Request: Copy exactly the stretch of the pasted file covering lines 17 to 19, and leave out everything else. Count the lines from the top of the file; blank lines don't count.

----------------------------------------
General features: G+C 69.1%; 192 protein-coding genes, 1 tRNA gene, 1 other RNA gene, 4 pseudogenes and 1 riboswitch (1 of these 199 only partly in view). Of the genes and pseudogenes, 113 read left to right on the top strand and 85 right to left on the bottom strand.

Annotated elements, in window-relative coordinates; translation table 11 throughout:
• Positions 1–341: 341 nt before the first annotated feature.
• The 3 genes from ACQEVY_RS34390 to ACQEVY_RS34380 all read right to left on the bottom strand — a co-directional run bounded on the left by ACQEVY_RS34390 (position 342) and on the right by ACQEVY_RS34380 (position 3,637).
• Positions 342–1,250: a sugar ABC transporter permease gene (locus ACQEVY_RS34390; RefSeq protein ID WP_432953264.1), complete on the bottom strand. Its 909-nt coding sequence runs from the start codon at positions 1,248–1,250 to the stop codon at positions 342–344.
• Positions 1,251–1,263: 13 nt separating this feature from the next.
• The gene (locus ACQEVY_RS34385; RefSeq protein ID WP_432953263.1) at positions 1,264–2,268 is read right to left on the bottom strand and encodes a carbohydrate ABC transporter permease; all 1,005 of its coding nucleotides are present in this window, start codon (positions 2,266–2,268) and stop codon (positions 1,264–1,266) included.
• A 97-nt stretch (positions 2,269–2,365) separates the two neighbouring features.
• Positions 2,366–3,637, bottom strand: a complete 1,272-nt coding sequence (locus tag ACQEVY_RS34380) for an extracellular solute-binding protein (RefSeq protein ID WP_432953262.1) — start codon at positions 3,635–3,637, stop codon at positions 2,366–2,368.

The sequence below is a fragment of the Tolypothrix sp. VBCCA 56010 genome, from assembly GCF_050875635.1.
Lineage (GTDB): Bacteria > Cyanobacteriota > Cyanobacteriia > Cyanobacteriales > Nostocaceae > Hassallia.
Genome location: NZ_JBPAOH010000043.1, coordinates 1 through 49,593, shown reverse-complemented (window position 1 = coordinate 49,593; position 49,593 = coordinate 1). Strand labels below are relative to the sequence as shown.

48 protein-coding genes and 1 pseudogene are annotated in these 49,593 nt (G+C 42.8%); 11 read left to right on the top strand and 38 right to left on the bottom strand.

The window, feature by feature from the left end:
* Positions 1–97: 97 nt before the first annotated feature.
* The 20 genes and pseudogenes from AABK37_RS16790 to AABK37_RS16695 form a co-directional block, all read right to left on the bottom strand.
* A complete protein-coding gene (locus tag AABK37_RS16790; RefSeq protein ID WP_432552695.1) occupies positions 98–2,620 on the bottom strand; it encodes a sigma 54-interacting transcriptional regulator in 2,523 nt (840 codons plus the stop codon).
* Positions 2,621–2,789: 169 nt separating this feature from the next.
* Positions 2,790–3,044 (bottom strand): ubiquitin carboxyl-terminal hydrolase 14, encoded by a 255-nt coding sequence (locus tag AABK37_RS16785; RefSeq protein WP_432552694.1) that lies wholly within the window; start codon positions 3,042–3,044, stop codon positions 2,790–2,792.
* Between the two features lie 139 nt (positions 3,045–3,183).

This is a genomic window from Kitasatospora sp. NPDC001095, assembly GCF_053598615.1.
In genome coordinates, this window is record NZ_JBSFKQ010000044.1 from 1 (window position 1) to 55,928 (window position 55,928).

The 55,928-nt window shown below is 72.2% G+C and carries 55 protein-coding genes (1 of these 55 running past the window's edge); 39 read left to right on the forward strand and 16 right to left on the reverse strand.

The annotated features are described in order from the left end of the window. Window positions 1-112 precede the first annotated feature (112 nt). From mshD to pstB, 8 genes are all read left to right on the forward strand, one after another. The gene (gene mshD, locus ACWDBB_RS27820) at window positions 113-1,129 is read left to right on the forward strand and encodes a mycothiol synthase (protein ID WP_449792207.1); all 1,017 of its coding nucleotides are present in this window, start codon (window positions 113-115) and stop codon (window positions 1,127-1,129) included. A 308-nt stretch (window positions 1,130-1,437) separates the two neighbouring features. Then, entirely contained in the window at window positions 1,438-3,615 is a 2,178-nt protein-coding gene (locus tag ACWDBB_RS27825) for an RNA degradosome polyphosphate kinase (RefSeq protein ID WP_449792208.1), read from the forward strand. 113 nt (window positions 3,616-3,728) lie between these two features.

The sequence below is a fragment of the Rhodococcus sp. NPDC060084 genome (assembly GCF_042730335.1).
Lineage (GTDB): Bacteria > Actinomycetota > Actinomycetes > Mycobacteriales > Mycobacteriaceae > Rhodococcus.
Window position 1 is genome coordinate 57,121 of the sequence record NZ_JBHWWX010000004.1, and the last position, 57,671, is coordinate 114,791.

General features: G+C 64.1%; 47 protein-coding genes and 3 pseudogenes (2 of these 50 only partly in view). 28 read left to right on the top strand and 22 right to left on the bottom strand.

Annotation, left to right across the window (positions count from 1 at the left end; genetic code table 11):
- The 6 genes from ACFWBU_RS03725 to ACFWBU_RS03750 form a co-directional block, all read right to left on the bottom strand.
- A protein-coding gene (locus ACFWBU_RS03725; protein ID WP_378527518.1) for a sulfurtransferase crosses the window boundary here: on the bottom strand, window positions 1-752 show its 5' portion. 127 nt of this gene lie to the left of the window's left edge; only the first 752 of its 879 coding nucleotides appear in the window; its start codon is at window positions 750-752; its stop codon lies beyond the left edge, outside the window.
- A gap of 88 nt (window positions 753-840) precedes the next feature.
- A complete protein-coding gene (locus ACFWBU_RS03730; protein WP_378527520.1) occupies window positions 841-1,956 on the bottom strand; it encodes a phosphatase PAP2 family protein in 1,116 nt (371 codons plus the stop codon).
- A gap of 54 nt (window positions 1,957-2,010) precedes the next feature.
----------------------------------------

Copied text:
* A complete protein-coding gene (locus tag AABK37_RS16790; RefSeq protein ID WP_432552695.1) occupies positions 98–2,620 on the bottom strand; it encodes a sigma 54-interacting transcriptional regulator in 2,523 nt (840 codons plus the stop codon).
* Positions 2,621–2,789: 169 nt separating this feature from the next.
* Positions 2,790–3,044 (bottom strand): ubiquitin carboxyl-terminal hydrolase 14, encoded by a 255-nt coding sequence (locus tag AABK37_RS16785; RefSeq protein WP_432552694.1) that lies wholly within the window; start codon positions 3,042–3,044, stop codon positions 2,790–2,792.